A chronic illness is an illness that lasts for a very long time and usually cannot be cured completely. However, chronic illnesses can often be controlled through diet, exercise, and certain medicines. Examples of chronic illnesses include diabetes, heart disease , arthritis, kidney disease, HIV / AIDS, lupus, and multiple sclerosis.
Why is Depression Common in People With a Chronic Illness?
People diagnosed with chronic illnesses must adjust to the demands of the illness itself, as well as to the treatments for their condition. The illness may affect a person's mobility and independence, and change the way a person lives, sees him or herself, and/or relates to others. For these reasons, a certain amount of despair and sadness is normal. In some cases, a chronic illness may actually cause depression .
Depression is one of the most common complications of chronic illness. It is estimated that up to one-third of individuals with a serious medical condition experience symptoms of depression. Depression and illness may occur together because the physical changes associated with the illness trigger the depression, the individual has a psychological reaction to the hardships posed by the illness, or simply as a coincidence.
Which Long-Term Illnesses Can Lead to Depression?
Any chronic condition can trigger depression, but the risk increases with the severity of the illness and the level of life disruption it causes. The risk of getting depression is generally 10-25% for women and 5-12% for men. However, those with chronic illnesses face a much higher risk -- between 25-33%.
Depression caused by chronic illness often aggravates the illness, especially if the illness causes pain, fatigue, or disrupts your social life. Depression can intensify pain. It causes fatigue and sluggishness that can worsen the loss of energy associated with these conditions. Depression also tends to make people withdraw into social isolation.
Quick GuidePhysical Symptoms of Depression in Pictures
The rate for depression occurring with other medical illnesses is quite high:
- Heart attack: 40-65% experience depression
- Coronary artery disease (without heart attack): 18-20% experience depression
- Parkinson's disease: 40% experience depression
- Multiple sclerosis: 40% experience depression
- Stroke: 10-27% experience depression
- Cancer: 25% experience depression
- Diabetes: 25% experience depression
What Are the Symptoms of Depression in People with Chronic Illness?
Patients and their family members often overlook the symptoms of depression, assuming that feeling depressed is normal for someone struggling with a serious, chronic illness. Symptoms of depression are also frequently masked by the other medical conditions, resulting in treatment for the symptoms -- but not the underlying cause of the symptoms -- the depression. It is extremely important to treat both forms of illness at the same time.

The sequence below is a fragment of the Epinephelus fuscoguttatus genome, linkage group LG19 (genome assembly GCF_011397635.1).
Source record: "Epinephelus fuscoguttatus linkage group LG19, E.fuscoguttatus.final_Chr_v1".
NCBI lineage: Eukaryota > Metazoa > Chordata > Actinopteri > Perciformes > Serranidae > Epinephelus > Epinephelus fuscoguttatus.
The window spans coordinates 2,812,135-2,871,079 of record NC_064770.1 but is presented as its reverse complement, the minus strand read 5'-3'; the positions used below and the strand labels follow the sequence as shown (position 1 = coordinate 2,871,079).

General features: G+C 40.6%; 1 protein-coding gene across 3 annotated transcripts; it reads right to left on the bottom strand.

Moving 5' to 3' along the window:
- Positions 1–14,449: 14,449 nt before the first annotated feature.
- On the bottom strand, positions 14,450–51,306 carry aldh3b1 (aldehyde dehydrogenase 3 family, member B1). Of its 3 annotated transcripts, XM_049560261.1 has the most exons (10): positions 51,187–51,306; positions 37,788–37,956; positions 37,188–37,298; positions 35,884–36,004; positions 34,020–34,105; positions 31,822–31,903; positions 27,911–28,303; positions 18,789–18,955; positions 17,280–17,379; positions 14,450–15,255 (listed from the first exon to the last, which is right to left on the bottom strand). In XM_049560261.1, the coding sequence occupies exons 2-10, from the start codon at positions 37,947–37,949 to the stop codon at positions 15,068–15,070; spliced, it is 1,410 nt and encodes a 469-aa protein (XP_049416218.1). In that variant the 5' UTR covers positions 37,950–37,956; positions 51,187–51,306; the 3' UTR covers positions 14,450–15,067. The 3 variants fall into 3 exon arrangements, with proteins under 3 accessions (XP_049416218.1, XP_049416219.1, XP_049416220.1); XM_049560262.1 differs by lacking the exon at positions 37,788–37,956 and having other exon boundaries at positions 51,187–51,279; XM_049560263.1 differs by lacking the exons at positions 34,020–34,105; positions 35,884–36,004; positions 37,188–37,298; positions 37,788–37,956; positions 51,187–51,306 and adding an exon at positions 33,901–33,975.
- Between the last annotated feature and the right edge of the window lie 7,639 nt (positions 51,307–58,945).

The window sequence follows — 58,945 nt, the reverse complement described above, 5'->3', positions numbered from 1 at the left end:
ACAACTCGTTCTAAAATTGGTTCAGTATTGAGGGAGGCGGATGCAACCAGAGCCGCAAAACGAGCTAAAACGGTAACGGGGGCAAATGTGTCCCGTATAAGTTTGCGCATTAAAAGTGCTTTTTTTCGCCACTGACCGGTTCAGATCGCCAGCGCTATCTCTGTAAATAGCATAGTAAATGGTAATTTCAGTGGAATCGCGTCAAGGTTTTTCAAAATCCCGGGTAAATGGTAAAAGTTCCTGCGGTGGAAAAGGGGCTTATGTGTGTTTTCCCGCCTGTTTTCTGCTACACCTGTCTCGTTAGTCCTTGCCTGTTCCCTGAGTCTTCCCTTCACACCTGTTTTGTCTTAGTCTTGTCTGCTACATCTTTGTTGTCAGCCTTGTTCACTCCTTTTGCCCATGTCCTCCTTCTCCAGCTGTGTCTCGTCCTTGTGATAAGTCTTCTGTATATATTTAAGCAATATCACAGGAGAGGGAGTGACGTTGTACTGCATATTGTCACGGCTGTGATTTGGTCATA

What Can Be Done to Treat Depression in People With Chronic Disease?
Treatment of depression in people with chronic disease is similar to that offered to other people with depression. Early diagnosis and treatment for depression can reduce distress, as well as the risk of complications and suicide. People who get treatment for depression that occurs at the same time as a chronic disease often experience an improvement in their overall medical condition, a better quality of life, and are more easily able to stick to their treatment plans.
If the depressive symptoms are related to the physical illness or side effects of medicine, treatment may just need to be adjusted or changed. If the depression is a separate problem, it can be treated on its own. More than 80% of people with depression can be treated successfully with medicine, psychotherapy, or a combination of both. Treatment with antidepressant drugs can start to work within a few weeks.
Tips For Coping With Chronic Illness
Depression, disability, and chronic illness form a vicious cycle. Chronic illness can bring on bouts of depression, which, in turn, can lead to a run-down physical condition that interferes with successful treatment of the chronic condition.
Following are some tips to help you better cope with a chronic illness:
- Learn how to live with the physical effects of the illness.
- Learn how to deal with the treatments.
- Make sure there is clear communication with your doctors.
- Try to maintain emotional balance to cope with negative feelings.
- Try to maintain confidence and a positive self-image.
- Get help as soon as symptoms of depression appear.
Reviewed by the doctors at
The Cleveland Clinic Department of Psychiatry and Psychology.
Edited by Cynthia Haines, MD, WebMD, July 2005.
Portions of this page © The Cleveland Clinic 2000-2005
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